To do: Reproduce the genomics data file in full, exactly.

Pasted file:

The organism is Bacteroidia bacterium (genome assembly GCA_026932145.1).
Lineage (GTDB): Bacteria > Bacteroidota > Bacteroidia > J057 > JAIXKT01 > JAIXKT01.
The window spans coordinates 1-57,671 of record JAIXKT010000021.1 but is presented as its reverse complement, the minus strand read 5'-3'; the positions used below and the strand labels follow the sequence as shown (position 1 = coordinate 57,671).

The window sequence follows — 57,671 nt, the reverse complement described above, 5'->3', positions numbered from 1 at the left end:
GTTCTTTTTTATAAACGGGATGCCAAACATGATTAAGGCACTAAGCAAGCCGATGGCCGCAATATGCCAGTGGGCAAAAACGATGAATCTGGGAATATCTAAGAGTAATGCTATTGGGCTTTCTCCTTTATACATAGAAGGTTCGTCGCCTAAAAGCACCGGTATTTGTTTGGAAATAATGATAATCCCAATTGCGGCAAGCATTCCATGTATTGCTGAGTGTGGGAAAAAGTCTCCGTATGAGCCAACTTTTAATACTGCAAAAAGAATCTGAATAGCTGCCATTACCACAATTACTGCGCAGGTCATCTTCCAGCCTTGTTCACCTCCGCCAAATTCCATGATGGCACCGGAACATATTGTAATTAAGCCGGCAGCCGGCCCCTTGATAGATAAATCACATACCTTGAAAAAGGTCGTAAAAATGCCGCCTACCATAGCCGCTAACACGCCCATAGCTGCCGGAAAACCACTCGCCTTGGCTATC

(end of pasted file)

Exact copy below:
The organism is Bacteroidia bacterium (genome assembly GCA_026932145.1).
Lineage (GTDB): Bacteria > Bacteroidota > Bacteroidia > J057 > JAIXKT01 > JAIXKT01.
The window spans coordinates 1-57,671 of record JAIXKT010000021.1 but is presented as its reverse complement, the minus strand read 5'-3'; the positions used below and the strand labels follow the sequence as shown (position 1 = coordinate 57,671).

The window sequence follows — 57,671 nt, the reverse complement described above, 5'->3', positions numbered from 1 at the left end:
GTTCTTTTTTATAAACGGGATGCCAAACATGATTAAGGCACTAAGCAAGCCGATGGCCGCAATATGCCAGTGGGCAAAAACGATGAATCTGGGAATATCTAAGAGTAATGCTATTGGGCTTTCTCCTTTATACATAGAAGGTTCGTCGCCTAAAAGCACCGGTATTTGTTTGGAAATAATGATAATCCCAATTGCGGCAAGCATTCCATGTATTGCTGAGTGTGGGAAAAAGTCTCCGTATGAGCCAACTTTTAATACTGCAAAAAGAATCTGAATAGCTGCCATTACCACAATTACTGCGCAGGTCATCTTCCAGCCTTGTTCACCTCCGCCAAATTCCATGATGGCACCGGAACATATTGTAATTAAGCCGGCAGCCGGCCCCTTGATAGATAAATCACATACCTTGAAAAAGGTCGTAAAAATGCCGCCTACCATAGCCGCTAACACGCCCATAGCTGCCGGAAAACCACTCGCCTTGGCTATC